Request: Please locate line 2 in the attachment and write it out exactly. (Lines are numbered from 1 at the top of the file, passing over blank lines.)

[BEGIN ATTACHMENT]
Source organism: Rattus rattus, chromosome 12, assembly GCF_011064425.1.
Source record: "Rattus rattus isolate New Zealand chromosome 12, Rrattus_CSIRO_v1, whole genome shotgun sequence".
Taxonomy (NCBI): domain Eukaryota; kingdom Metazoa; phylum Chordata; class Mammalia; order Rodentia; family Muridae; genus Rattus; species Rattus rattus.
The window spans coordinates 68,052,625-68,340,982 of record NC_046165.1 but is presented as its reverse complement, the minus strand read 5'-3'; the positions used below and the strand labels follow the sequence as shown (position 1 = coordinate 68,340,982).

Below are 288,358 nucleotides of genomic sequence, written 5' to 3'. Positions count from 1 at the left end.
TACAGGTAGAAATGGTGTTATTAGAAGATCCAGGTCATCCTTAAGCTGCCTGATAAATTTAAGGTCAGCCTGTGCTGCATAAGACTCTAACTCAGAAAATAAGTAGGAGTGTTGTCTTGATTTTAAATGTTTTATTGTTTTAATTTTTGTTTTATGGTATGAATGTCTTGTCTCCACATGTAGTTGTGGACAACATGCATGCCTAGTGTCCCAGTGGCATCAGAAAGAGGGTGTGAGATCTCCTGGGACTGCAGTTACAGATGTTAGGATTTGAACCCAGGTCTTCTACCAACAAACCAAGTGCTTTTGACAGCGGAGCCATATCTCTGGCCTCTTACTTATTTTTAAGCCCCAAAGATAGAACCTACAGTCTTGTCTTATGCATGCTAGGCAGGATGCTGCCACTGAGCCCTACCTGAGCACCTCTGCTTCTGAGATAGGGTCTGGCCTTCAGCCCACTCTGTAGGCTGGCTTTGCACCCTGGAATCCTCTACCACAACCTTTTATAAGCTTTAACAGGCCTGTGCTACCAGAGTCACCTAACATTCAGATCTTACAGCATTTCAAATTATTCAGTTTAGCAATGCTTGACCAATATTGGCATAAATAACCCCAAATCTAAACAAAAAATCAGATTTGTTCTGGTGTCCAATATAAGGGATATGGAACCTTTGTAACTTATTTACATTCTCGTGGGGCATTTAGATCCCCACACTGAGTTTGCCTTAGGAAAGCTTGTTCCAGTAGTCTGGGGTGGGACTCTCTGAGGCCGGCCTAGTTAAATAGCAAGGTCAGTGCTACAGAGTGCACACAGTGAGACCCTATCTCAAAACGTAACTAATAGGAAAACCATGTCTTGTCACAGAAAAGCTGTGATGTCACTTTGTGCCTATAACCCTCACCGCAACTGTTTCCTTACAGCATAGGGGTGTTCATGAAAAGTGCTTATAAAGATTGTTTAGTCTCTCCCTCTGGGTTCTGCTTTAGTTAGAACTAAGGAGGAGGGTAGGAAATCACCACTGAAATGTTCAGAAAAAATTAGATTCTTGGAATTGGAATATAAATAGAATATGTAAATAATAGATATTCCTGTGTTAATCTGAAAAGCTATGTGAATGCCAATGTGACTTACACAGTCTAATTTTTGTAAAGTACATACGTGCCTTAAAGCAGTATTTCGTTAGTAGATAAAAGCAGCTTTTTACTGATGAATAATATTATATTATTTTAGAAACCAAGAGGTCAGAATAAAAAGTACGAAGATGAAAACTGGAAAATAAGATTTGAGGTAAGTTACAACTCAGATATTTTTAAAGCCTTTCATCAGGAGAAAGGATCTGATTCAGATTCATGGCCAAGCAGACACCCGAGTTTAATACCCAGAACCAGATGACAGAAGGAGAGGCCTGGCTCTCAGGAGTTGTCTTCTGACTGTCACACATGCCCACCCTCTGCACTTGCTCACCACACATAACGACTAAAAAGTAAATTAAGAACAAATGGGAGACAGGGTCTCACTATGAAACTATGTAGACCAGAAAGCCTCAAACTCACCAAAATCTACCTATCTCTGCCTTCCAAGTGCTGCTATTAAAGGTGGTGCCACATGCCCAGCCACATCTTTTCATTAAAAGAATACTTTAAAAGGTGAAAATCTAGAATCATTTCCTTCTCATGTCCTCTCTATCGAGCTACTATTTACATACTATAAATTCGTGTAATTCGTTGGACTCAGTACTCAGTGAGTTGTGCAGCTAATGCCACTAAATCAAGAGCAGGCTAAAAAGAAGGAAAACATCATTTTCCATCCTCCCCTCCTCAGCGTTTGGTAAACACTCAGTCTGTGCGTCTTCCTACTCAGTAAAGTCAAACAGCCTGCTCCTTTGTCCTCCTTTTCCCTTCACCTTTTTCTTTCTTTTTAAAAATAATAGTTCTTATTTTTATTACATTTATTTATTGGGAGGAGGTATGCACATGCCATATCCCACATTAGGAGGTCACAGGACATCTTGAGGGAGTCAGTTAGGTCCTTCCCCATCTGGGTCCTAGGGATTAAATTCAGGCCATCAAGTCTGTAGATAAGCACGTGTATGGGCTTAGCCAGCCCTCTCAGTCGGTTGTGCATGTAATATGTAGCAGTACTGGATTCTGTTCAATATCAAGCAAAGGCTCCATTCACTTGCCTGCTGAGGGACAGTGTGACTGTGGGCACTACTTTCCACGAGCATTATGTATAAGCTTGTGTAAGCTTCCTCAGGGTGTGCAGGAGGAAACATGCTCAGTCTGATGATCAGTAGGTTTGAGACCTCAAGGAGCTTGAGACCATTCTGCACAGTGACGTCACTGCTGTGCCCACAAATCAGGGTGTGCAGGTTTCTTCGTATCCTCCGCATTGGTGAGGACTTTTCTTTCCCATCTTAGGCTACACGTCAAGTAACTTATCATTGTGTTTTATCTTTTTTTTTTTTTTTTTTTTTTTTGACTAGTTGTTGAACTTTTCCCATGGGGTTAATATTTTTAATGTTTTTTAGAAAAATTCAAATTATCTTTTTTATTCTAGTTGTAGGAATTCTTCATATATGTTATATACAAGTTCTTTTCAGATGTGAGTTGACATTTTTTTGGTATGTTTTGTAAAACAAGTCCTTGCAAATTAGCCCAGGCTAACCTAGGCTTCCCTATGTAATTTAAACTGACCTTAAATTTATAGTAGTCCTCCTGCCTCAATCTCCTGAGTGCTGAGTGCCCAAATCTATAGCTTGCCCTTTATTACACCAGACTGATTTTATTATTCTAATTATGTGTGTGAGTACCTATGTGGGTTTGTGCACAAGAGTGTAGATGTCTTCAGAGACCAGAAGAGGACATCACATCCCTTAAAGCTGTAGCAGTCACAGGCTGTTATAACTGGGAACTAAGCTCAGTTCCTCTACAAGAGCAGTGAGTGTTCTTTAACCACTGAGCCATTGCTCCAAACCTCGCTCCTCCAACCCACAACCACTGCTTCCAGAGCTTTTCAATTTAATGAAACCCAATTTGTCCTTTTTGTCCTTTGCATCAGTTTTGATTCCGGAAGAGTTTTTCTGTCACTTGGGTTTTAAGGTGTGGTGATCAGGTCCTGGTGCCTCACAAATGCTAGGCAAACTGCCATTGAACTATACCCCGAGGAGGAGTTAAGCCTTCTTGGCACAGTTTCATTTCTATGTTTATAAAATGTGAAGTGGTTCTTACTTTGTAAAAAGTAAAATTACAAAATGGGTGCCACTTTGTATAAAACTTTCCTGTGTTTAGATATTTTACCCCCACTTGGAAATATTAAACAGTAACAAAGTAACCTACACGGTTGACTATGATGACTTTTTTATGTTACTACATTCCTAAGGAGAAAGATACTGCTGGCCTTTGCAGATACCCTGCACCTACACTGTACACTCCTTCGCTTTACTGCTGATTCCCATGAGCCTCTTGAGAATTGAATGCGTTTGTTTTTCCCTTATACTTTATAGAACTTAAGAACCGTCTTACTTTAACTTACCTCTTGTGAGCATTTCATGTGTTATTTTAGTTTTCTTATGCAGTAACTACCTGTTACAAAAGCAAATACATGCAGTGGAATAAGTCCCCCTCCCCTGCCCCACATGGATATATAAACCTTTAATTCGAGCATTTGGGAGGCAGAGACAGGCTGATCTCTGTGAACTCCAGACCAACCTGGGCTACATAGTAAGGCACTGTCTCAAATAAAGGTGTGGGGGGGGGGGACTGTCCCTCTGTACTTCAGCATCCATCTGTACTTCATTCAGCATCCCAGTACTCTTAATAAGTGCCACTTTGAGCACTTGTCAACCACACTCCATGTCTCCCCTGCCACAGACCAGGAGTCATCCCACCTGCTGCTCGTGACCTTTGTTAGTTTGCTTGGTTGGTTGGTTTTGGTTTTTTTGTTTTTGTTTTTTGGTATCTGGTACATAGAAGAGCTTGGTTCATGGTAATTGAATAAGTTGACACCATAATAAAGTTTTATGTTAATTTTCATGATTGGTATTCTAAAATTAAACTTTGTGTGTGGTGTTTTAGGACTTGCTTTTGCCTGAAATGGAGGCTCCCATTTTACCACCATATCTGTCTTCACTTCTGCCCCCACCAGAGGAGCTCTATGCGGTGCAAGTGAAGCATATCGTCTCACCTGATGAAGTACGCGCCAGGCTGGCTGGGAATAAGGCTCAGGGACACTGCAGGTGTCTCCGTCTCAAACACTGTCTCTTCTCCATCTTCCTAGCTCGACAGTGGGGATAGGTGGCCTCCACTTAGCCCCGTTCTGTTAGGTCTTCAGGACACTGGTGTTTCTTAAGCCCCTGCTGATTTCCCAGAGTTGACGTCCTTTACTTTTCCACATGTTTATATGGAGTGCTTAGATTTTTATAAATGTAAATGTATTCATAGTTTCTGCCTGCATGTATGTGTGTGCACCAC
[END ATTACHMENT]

Source record: "Rattus rattus isolate New Zealand chromosome 12, Rrattus_CSIRO_v1, whole genome shotgun sequence".